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04/09/2013

Higgs boson: Stop calling it the 'God particle', says Peter Higgs

Higgs
British physicist Peter Higgs arrives at the conference last July where the discovery of the particle that bears his name, the Higgs boson, was announced. (FABRICE COFFRINI/AFP/GettyImages)

Tomorrow, the BBC is airing a special on Peter Higgs, the British particle physicist. Higgs is the namesake of the Higgs boson, the particle discovered at CERN last summer that is sometimes called "the God particle."

Higgs will use his BBC soapbox to ask us all to please stop it with the whole God thing.

"First of all, I'm an atheist," The Telegraph quotes him as telling the BBC.

"The second thing is I know that name was a kind of joke and not a very good one."

This is by no means the first time Higgs has mentioned his dislike for the term "God particle," and he is by no means the only person to harbour such feelings.

After a recent Star story about how scientists had confirmed the particle they discovered last July really was the long-sought Higgs, one reader had this to say:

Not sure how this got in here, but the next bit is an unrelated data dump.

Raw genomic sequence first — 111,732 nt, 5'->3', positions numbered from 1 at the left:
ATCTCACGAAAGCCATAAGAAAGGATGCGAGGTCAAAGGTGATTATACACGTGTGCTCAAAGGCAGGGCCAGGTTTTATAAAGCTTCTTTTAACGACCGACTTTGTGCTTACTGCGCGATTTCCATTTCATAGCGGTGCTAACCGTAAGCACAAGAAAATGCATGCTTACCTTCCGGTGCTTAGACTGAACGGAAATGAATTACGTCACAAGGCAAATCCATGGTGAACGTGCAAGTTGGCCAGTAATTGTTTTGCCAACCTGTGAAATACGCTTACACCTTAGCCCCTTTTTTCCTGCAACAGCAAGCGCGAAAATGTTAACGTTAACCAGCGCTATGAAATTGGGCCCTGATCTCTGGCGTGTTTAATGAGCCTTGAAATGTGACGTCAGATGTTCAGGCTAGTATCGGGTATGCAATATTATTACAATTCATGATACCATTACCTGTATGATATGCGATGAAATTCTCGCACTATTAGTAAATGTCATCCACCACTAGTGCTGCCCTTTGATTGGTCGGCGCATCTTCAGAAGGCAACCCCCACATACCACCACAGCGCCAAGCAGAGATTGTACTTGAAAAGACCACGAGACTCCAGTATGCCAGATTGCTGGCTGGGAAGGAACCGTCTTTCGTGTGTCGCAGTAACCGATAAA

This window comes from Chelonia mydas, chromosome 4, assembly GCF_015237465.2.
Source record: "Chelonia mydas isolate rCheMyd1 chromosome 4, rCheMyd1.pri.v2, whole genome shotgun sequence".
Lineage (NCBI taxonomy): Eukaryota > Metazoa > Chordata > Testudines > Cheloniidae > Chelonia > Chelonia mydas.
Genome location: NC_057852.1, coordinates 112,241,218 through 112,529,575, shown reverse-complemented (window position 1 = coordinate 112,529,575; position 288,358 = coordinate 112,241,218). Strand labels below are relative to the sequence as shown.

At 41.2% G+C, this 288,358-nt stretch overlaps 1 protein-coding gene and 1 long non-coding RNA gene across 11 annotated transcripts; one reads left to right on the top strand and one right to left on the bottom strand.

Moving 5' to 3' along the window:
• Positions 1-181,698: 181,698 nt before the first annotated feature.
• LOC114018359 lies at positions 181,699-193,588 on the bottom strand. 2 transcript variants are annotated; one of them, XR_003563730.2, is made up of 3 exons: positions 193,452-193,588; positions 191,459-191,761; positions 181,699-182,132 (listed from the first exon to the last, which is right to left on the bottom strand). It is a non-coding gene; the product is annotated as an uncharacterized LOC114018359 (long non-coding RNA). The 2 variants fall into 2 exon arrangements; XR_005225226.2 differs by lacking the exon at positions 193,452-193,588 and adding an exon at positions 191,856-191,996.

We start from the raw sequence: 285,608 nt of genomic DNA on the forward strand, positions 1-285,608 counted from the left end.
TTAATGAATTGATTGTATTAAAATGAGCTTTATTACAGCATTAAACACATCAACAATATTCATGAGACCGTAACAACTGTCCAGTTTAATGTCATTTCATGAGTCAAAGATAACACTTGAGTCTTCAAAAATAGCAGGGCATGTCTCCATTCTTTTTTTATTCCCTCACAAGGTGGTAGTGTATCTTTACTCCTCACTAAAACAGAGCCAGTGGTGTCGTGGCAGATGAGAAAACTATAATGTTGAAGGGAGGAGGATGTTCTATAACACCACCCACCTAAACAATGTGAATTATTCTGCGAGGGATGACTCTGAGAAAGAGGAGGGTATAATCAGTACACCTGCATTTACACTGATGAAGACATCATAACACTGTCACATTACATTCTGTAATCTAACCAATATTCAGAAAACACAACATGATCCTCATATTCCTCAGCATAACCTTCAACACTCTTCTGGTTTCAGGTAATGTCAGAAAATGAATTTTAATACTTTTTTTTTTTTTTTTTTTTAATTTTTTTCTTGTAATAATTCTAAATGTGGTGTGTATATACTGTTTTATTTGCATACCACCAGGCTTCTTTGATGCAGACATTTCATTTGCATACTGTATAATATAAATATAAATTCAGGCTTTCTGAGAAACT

"While I love science and stories about what's happening at the LHC (Large Hadron Collider), I take great offense to your use of the term "god particle" to describe something that has absolutely nothing to do with god. This is science, ma'am, not blind faith and ignorant belief."

"God particle" is certainly a silly name for the Higgs, whether you believe in God or not. Why should the particle (really more like a field) that gives all other particles mass be the "God" particle?

It was a term that two book authors used to describe the (then-undiscovered) Higgs in 1993, because, they said, their publisher wouldn't let them call it "the goddamn particle," for how tough it would be to discover. 

The name sort of stuck. The question is: is calling the Higgs a "God particle" an unnecessary distraction, or did it help the public latch on to what is otherwise a tough and obscure physics question? 

If it did help draw the public's interest, is that worth it?